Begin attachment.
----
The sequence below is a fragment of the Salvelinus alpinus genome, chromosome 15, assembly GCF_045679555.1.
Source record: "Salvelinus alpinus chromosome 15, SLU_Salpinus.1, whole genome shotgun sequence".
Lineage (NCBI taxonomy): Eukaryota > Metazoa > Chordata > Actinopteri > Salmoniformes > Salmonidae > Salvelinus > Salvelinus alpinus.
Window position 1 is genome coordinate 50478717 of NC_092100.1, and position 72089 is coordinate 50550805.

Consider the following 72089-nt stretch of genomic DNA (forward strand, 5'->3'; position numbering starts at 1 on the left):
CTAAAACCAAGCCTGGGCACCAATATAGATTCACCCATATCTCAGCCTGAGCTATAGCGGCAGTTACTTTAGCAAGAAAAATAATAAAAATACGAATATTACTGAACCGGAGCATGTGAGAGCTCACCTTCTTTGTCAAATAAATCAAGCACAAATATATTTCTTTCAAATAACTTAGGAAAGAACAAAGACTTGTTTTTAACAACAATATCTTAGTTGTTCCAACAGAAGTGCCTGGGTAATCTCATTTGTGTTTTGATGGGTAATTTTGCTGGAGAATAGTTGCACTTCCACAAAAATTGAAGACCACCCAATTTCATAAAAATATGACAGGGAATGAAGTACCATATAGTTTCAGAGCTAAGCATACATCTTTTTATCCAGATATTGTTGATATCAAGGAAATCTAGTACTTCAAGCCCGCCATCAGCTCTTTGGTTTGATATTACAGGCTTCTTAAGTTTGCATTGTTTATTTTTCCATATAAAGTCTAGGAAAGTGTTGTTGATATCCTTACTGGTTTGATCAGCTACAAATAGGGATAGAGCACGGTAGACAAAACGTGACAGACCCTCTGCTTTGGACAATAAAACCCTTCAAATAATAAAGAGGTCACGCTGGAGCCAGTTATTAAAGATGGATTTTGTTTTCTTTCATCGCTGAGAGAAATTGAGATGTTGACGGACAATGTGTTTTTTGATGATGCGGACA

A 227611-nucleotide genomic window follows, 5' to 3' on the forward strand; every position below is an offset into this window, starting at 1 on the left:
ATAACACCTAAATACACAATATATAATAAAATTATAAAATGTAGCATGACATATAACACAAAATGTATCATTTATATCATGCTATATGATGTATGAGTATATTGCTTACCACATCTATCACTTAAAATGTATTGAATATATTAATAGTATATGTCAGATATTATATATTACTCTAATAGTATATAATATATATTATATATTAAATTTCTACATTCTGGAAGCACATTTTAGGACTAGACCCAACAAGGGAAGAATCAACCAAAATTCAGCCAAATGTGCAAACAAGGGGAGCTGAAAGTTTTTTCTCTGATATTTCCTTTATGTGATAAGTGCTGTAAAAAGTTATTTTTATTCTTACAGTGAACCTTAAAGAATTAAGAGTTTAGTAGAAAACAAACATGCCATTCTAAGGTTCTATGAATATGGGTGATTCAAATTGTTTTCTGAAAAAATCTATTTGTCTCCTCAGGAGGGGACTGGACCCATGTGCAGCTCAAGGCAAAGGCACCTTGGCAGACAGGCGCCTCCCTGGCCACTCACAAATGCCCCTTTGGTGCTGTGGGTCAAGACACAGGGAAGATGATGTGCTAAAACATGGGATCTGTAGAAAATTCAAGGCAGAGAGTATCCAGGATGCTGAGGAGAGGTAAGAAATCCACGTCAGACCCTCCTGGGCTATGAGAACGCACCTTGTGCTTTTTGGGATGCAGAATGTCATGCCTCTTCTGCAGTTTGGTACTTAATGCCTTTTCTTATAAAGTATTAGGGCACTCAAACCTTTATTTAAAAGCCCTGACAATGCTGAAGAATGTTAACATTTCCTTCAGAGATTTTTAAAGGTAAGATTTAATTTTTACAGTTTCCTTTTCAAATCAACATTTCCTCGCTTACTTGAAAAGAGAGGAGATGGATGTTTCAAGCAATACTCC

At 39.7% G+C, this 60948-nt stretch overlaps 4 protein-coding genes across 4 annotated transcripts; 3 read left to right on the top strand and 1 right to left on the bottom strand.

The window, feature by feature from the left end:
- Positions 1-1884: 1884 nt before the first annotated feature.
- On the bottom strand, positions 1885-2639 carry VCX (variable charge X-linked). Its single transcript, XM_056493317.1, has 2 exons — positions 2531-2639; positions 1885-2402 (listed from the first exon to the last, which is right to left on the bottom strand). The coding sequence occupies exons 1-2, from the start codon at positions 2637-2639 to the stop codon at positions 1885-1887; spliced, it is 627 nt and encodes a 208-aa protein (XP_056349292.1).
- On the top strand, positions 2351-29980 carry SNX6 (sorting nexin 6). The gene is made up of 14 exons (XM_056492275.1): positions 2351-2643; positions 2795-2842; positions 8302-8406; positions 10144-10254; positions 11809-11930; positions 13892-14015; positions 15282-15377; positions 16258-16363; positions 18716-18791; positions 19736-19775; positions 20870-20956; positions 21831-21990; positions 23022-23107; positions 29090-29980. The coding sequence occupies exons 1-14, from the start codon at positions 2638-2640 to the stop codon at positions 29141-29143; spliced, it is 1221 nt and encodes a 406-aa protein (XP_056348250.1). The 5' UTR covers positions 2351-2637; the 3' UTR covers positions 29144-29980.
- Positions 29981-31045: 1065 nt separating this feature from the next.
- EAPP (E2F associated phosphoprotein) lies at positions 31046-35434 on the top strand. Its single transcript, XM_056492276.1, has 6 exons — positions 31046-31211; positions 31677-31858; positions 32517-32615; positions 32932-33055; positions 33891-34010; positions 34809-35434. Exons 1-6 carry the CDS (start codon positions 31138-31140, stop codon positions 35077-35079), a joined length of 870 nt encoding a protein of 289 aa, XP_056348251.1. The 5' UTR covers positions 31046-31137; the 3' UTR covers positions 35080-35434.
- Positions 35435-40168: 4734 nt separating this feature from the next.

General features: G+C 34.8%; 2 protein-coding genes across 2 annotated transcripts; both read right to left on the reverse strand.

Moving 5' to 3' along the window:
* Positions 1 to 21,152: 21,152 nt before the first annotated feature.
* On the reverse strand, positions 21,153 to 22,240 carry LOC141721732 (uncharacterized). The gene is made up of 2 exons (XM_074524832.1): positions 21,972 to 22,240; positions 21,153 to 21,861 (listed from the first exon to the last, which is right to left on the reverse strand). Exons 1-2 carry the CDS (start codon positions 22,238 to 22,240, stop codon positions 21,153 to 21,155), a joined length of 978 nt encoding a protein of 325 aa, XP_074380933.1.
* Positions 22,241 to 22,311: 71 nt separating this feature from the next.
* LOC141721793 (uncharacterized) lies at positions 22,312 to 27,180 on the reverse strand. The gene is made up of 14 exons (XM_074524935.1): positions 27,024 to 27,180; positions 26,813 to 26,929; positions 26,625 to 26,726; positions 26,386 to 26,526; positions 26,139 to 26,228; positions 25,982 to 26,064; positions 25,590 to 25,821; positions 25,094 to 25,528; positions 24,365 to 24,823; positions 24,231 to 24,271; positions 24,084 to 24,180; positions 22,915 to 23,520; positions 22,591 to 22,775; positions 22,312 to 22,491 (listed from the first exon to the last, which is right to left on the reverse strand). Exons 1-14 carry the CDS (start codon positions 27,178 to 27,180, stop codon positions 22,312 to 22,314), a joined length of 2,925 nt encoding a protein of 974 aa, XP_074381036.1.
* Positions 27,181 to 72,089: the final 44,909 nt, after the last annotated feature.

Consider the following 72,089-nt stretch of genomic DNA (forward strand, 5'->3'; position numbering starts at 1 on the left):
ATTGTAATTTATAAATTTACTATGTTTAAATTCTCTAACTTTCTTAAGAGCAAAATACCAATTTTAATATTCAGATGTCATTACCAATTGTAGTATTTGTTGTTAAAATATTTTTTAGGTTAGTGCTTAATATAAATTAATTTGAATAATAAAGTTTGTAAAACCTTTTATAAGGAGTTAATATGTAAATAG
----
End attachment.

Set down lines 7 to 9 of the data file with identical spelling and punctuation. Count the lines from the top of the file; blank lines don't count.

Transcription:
A 227611-nucleotide genomic window follows, 5' to 3' on the forward strand; every position below is an offset into this window, starting at 1 on the left:
ATAACACCTAAATACACAATATATAATAAAATTATAAAATGTAGCATGACATATAACACAAAATGTATCATTTATATCATGCTATATGATGTATGAGTATATTGCTTACCACATCTATCACTTAAAATGTATTGAATATATTAATAGTATATGTCAGATATTATATATTACTCTAATAGTATATAATATATATTATATATTAAATTTCTACATTCTGGAAGCACATTTTAGGACTAGACCCAACAAGGGAAGAATCAACCAAAATTCAGCCAAATGTGCAAACAAGGGGAGCTGAAAGTTTTTTCTCTGATATTTCCTTTATGTGATAAGTGCTGTAAAAAGTTATTTTTATTCTTACAGTGAACCTTAAAGAATTAAGAGTTTAGTAGAAAACAAACATGCCATTCTAAGGTTCTATGAATATGGGTGATTCAAATTGTTTTCTGAAAAAATCTATTTGTCTCCTCAGGAGGGGACTGGACCCATGTGCAGCTCAAGGCAAAGGCACCTTGGCAGACAGGCGCCTCCCTGGCCACTCACAAATGCCCCTTTGGTGCTGTGGGTCAAGACACAGGGAAGATGATGTGCTAAAACATGGGATCTGTAGAAAATTCAAGGCAGAGAGTATCCAGGATGCTGAGGAGAGGTAAGAAATCCACGTCAGACCCTCCTGGGCTATGAGAACGCACCTTGTGCTTTTTGGGATGCAGAATGTCATGCCTCTTCTGCAGTTTGGTACTTAATGCCTTTTCTTATAAAGTATTAGGGCACTCAAACCTTTATTTAAAAGCCCTGACAATGCTGAAGAATGTTAACATTTCCTTCAGAGATTTTTAAAGGTAAGATTTAATTTTTACAGTTTCCTTTTCAAATCAACATTTCCTCGCTTACTTGAAAAGAGAGGAGATGGATGTTTCAAGCAATACTCC

At 39.7% G+C, this 60948-nt stretch overlaps 4 protein-coding genes across 4 annotated transcripts; 3 read left to right on the top strand and 1 right to left on the bottom strand.